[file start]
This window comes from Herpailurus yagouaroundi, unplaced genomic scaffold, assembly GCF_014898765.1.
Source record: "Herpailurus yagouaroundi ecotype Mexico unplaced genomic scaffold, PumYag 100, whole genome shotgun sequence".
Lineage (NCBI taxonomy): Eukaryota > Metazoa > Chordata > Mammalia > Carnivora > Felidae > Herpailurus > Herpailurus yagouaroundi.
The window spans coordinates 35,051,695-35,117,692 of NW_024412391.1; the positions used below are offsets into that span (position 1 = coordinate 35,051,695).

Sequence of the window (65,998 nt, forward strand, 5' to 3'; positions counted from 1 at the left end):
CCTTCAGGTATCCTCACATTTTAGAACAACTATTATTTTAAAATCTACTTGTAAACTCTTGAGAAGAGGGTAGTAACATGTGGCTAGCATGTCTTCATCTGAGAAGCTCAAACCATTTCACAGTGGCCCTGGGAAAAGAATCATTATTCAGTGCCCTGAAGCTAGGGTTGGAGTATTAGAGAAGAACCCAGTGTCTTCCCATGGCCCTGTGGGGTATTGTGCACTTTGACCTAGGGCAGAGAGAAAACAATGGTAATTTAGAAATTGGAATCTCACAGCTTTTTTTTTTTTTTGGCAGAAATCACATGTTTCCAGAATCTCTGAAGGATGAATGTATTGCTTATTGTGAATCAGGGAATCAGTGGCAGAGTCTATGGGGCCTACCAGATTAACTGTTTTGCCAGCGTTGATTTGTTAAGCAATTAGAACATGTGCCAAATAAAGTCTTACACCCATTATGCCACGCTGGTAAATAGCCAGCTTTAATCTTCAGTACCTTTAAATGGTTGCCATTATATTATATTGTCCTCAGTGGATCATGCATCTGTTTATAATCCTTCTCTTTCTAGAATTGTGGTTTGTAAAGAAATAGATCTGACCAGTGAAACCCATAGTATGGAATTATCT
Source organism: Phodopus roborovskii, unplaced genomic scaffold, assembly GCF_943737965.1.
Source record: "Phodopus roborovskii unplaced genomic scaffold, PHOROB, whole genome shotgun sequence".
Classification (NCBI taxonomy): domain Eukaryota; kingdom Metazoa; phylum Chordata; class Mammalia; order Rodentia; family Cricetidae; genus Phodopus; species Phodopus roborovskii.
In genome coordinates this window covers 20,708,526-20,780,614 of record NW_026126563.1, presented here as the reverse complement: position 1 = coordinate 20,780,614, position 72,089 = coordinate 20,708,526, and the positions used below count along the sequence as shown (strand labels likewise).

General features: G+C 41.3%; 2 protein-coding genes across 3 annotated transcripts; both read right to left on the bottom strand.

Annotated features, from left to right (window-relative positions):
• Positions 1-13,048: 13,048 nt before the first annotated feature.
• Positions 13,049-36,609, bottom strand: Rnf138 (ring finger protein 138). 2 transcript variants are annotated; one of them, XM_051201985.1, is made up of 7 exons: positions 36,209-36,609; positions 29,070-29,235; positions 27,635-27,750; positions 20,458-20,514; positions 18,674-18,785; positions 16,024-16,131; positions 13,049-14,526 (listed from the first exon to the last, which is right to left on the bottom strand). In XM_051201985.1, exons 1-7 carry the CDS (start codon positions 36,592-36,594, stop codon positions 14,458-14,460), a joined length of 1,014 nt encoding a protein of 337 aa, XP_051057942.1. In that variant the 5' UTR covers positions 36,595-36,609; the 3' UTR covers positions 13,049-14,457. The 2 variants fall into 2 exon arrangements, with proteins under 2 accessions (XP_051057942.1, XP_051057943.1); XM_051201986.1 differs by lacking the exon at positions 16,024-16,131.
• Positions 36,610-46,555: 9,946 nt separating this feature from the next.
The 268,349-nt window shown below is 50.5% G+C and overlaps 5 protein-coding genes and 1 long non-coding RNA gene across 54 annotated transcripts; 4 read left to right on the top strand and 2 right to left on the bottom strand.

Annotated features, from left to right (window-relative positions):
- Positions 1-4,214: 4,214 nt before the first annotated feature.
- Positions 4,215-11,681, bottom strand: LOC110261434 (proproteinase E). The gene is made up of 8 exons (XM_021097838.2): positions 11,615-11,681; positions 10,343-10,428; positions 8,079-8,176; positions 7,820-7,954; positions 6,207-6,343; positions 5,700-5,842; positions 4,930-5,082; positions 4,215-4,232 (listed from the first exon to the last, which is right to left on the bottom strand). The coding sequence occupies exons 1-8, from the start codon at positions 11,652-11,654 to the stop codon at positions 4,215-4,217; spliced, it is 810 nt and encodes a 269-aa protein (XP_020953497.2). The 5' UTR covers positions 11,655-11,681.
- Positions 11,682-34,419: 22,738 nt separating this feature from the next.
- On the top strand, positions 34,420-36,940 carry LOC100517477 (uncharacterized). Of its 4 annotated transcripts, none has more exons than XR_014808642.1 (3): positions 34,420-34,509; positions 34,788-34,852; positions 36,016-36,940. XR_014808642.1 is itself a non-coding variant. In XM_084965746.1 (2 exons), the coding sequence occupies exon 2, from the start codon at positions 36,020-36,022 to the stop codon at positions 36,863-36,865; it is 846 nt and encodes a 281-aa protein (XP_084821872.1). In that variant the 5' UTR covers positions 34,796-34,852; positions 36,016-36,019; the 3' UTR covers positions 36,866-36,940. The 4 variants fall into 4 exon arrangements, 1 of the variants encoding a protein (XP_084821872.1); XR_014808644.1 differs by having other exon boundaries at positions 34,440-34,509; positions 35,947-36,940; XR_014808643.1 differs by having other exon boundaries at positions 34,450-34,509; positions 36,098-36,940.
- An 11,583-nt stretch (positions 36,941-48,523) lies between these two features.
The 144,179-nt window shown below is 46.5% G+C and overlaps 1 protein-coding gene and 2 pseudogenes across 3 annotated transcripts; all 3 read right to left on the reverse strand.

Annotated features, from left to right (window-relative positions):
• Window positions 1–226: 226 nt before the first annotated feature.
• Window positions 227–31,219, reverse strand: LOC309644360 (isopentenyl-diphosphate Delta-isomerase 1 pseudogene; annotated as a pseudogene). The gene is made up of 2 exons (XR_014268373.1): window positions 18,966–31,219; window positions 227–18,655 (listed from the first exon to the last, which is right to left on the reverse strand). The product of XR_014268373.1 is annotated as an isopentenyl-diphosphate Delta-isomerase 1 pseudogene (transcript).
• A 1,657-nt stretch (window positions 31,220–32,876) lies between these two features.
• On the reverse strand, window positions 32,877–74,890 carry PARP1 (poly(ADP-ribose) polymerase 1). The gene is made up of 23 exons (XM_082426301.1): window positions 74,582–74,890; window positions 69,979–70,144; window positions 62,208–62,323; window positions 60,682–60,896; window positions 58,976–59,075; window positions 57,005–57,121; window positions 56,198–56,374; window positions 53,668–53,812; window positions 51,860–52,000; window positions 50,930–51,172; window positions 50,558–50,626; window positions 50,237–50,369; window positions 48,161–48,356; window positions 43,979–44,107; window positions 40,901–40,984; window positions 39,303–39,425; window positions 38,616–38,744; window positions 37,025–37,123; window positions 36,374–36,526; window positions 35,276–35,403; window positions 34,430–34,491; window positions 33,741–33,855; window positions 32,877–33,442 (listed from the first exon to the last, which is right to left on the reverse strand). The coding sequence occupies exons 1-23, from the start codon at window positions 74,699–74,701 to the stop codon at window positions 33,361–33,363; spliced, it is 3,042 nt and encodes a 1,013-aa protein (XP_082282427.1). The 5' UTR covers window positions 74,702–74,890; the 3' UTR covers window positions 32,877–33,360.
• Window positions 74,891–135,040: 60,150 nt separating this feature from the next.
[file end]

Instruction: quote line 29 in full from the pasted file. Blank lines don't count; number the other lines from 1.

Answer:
• Window positions 74,891–135,040: 60,150 nt separating this feature from the next.